To top it all off, ideas like networking and “the friend of my friend is my friend” hold little weight with Mediators. Friendships are earned on their own merit, by dint of the intuitive respect Mediators have for those with similar principles and values, rather than more practical alignments like those of coworkers. Mediators’ tendency to protect their sensitive inner cores and values from criticism, especially if they are on the more turbulent side of the spectrum, means that acquaintances will likely get nowhere near them without sustained and tactful effort.
But, if Mediators’ shields are properly navigated and they decide to open up and trust another person, a strong, stable friendship will ensue, marked by passionate support and idealism, subtle poetic wit, and a level of emotional insight that is hard to match. Mediators’ friends will be rewarded with calm, sensitivity and depth, and an ever-present desire to help, learn, and grow. But even the most confident and assertive Mediators will only be able to keep up this relaxed and present exterior for so long.
Even as friendships grow stronger and deeper, and friends are lulled into a sense of mutual understanding, Mediators’ enigmatic qualities will never truly vanish.
Mediators will always need to disappear for a while, removing themselves from others so they can re-center on their own minds and feelings. Often enough people with the Mediator personality type will emerge from this time alone having come to some momentous decision that even their closest friends didn’t know was weighing on them, evading even the option of receiving the sort of support and advice they so readily give. Such is Mediators’ way, for better or for worse.
People who share the Mediator personality type share a tendency to not only strive to learn and grow as principled, moral individuals, but to bring likeminded people on that journey with them. In their own subtle, often shy way, Mediators want to lead others forward, as kindred spirits – they will find no greater opportunity for this than in parenthood.
From the start, Mediator parents are warm, loving and supportive, and take immeasurable joy in the wide-eyed wonder of their children as they explore, learn, and grow. People with the Mediator personality type will give their children the freedom they need to do this, keeping an open mind and letting their children gain their own sense of understanding. At the same time, Mediator parents will try to provide a backdrop to this freedom and experience, establishing a set of morals and values that guide that liberty with a sense of personal responsibility.
Mediators never stop encouraging their children to learn and grow, and they consider it their duty to inspire and motivate them, both by using their sensitivity and intuition to speak in their children’s language and by leading the way themselves.
However, this sense of responsibility has a harder side – if their children fall foul of their Mediator parents’ values, it will not be taken lightly. People with the Mediator personality type take their responsibilities in parenthood seriously, and in this measure above all others.
In some ways, Mediators’ tendency to hide their inner selves from view can be an advantage in parenting, as they are able to portray themselves as good role models on the outside, shielding their loved ones not just from their own occasional anger and depression, but from the broader evils in the world as well. This helps Mediators to demonstrate outwardly the moral lessons they want their children to adopt, and at the same time to establish a sense of harmony in the household.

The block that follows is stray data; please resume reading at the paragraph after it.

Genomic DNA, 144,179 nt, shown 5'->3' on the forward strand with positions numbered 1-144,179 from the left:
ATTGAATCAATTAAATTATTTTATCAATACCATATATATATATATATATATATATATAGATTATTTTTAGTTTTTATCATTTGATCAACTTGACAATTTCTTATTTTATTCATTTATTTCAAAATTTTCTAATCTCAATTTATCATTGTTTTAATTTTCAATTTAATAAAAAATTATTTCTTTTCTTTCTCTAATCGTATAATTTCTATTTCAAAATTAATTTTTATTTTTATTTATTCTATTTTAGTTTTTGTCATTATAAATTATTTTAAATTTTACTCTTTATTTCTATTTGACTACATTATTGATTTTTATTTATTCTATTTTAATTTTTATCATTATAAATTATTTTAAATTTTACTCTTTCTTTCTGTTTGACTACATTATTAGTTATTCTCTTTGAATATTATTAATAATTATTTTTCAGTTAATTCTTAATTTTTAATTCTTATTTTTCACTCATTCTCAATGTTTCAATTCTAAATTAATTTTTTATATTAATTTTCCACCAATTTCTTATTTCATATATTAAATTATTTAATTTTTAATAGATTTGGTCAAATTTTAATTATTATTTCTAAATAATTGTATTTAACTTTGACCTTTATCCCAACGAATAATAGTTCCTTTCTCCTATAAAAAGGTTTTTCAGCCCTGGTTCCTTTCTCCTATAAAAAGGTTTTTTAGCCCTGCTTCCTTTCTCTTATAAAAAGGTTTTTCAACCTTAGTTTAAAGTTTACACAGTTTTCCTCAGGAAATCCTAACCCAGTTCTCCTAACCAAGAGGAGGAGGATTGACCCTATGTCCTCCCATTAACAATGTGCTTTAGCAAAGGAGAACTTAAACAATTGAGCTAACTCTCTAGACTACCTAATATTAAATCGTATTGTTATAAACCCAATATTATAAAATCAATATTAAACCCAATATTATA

Modest Doubt Is Called the Beacon of the Wise
The biggest challenge for Mediator parents, especially more Turbulent types who often have even more trouble with self-doubt than most, is to establish more practical and day-to-day structures and rules. Mediators may be able to convey the abstract value of honesty with remarkable skill, but it’s not always easy to equate that idea with the practical reality of their children being home from the movies when they said they were going to be, and it’s especially challenging when these misunderstandings result in conflict. In these situations, Mediator personalities do best with a partner who is able to play a stronger hand in more administrative tasks than they can, so they can focus on the underlying spirit of those rules.
It is perhaps more challenging for Mediators to find a satisfying career than any other type. Though intelligent, the regimented learning style of most schools makes long years earning an advanced degree a formidable undertaking for people with the Mediator personality type – at the same time, that’s often what’s needed to advance in a field that rings true for them. Mediators often wish that they could just be, doing what they love without the stress and rigor of professional life.
Oftentimes, as with so many things, the answer lies somewhere in the middle, in a line of work that begins with passion and dedication, but which comes to require training so that the academia feels intimately linked to that passion. Too many Mediators drift in frustration, ultimately succumbing to the necessities of day-to-day life in a job that wasn’t meant for them. But it turns out that, despite such exacting demands, modern economics places a premium on the very keys to Mediators’ challenges: their creativity, independence, and need for meaningful relationships with individuals who need their help.
There’s Place and Means for Everyone
First and foremost is seemingly every Mediators’ dream growing up – to become an author. While a novel is a classic choice, it is rarely an accessible one, and there are many viable options for freedom-loving Mediators. The internet brings to the world the opportunities of blogging and freelance work – as organizations expand their reach beyond their native tongues, they will come to depend on Mediator personality types, with their gift for language and written expression, to take their rougher translations and stale pitches and inject them with a sense of beauty and poetry. Smaller organizations will need more than ever to express with elegance the value they bring to local communities.